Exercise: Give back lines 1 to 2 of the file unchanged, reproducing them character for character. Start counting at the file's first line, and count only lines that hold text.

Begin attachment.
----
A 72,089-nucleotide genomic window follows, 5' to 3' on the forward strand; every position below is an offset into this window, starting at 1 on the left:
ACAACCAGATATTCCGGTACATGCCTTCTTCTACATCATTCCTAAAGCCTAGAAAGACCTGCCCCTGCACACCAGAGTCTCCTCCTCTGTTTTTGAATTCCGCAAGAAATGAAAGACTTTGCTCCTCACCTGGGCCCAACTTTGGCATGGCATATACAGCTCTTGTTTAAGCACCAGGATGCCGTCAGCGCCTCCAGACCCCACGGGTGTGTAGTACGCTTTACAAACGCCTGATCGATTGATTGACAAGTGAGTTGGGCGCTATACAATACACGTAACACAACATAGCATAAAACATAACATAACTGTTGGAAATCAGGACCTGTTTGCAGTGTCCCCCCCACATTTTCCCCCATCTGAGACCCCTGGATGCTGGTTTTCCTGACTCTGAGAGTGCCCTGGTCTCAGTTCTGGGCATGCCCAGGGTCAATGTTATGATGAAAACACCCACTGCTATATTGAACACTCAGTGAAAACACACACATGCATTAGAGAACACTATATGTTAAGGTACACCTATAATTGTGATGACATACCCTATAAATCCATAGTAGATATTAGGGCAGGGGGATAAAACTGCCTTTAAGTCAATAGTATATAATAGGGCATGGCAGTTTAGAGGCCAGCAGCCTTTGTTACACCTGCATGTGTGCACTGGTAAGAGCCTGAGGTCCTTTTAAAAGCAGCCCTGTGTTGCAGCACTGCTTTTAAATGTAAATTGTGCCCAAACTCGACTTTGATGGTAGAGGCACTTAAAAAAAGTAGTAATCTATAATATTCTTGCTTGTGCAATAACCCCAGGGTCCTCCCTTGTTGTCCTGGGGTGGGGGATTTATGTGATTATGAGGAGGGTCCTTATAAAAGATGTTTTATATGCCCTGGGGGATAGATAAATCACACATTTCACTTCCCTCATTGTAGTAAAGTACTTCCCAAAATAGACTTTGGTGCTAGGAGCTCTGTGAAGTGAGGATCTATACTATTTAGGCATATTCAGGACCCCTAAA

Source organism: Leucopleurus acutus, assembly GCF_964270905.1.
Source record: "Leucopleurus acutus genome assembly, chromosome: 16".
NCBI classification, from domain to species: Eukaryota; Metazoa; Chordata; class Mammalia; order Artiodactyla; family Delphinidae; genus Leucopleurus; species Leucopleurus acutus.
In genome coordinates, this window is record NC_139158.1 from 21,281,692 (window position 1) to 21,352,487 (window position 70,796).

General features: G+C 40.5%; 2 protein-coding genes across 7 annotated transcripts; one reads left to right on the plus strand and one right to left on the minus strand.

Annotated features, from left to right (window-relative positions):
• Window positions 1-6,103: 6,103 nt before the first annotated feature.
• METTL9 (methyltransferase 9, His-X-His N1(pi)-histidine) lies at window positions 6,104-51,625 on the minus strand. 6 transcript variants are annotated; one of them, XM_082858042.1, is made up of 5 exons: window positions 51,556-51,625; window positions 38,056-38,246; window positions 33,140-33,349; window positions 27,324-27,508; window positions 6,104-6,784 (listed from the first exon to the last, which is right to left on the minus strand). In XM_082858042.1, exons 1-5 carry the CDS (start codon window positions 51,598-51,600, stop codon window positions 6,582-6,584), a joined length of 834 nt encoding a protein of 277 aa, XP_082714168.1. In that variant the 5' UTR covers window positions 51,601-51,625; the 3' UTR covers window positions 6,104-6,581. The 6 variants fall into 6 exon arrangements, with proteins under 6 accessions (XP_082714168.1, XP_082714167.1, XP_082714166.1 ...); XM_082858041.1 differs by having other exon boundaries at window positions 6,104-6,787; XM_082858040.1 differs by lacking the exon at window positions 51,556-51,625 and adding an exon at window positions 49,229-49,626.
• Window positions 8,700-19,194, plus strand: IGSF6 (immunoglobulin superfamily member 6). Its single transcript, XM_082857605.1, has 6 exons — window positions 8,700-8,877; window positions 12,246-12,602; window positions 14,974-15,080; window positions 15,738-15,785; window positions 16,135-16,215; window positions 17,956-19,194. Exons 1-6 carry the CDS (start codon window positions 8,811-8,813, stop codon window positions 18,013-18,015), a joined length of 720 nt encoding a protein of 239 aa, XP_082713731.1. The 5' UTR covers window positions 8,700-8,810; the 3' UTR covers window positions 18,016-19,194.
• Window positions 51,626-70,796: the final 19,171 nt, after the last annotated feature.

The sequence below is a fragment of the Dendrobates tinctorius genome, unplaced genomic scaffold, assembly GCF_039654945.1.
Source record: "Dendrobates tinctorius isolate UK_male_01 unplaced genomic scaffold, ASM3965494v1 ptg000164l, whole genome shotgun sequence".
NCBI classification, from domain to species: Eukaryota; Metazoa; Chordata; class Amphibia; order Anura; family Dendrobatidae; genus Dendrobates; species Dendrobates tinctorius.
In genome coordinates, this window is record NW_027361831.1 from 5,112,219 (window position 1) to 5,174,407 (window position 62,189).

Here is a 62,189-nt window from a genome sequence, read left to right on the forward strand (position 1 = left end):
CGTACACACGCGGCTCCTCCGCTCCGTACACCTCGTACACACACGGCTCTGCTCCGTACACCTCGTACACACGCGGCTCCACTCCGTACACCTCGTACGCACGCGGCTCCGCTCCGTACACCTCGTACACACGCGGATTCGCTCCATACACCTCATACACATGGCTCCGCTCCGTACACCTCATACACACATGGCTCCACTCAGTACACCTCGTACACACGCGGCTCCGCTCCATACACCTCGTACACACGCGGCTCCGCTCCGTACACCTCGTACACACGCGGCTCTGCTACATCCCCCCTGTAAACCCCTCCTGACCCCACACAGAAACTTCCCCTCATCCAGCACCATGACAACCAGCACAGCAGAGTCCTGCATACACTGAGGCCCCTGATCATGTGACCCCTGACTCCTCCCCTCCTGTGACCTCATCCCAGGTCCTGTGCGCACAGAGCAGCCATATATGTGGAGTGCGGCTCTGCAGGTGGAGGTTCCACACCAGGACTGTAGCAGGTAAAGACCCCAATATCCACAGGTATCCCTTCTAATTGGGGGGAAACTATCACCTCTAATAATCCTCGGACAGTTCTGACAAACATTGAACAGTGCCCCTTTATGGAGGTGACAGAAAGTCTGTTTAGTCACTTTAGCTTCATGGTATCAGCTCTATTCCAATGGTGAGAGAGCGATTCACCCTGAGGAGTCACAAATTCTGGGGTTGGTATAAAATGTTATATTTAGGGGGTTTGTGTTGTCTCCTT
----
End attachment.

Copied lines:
A 72,089-nucleotide genomic window follows, 5' to 3' on the forward strand; every position below is an offset into this window, starting at 1 on the left:
ACAACCAGATATTCCGGTACATGCCTTCTTCTACATCATTCCTAAAGCCTAGAAAGACCTGCCCCTGCACACCAGAGTCTCCTCCTCTGTTTTTGAATTCCGCAAGAAATGAAAGACTTTGCTCCTCACCTGGGCCCAACTTTGGCATGGCATATACAGCTCTTGTTTAAGCACCAGGATGCCGTCAGCGCCTCCAGACCCCACGGGTGTGTAGTACGCTTTACAAACGCCTGATCGATTGATTGACAAGTGAGTTGGGCGCTATACAATACACGTAACACAACATAGCATAAAACATAACATAACTGTTGGAAATCAGGACCTGTTTGCAGTGTCCCCCCCACATTTTCCCCCATCTGAGACCCCTGGATGCTGGTTTTCCTGACTCTGAGAGTGCCCTGGTCTCAGTTCTGGGCATGCCCAGGGTCAATGTTATGATGAAAACACCCACTGCTATATTGAACACTCAGTGAAAACACACACATGCATTAGAGAACACTATATGTTAAGGTACACCTATAATTGTGATGACATACCCTATAAATCCATAGTAGATATTAGGGCAGGGGGATAAAACTGCCTTTAAGTCAATAGTATATAATAGGGCATGGCAGTTTAGAGGCCAGCAGCCTTTGTTACACCTGCATGTGTGCACTGGTAAGAGCCTGAGGTCCTTTTAAAAGCAGCCCTGTGTTGCAGCACTGCTTTTAAATGTAAATTGTGCCCAAACTCGACTTTGATGGTAGAGGCACTTAAAAAAAGTAGTAATCTATAATATTCTTGCTTGTGCAATAACCCCAGGGTCCTCCCTTGTTGTCCTGGGGTGGGGGATTTATGTGATTATGAGGAGGGTCCTTATAAAAGATGTTTTATATGCCCTGGGGGATAGATAAATCACACATTTCACTTCCCTCATTGTAGTAAAGTACTTCCCAAAATAGACTTTGGTGCTAGGAGCTCTGTGAAGTGAGGATCTATACTATTTAGGCATATTCAGGACCCCTAAA